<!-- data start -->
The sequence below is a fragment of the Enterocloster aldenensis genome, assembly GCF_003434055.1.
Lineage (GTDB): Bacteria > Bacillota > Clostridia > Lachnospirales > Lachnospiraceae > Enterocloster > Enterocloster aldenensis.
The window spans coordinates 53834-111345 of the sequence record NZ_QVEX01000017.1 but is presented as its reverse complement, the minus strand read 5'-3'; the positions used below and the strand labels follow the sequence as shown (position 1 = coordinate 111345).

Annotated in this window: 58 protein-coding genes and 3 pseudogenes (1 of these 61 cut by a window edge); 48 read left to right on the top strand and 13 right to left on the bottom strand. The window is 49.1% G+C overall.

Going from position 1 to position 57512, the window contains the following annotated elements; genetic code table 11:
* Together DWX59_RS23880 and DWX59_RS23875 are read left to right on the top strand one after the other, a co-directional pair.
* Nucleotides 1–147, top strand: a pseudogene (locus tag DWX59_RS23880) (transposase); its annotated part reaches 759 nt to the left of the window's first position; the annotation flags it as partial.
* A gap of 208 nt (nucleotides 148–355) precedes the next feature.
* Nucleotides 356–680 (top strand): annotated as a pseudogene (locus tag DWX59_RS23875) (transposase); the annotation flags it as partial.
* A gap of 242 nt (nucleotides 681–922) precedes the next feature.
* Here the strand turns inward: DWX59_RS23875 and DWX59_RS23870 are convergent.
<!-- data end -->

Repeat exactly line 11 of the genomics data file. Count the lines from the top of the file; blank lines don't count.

* Here the strand turns inward: DWX59_RS23875 and DWX59_RS23870 are convergent.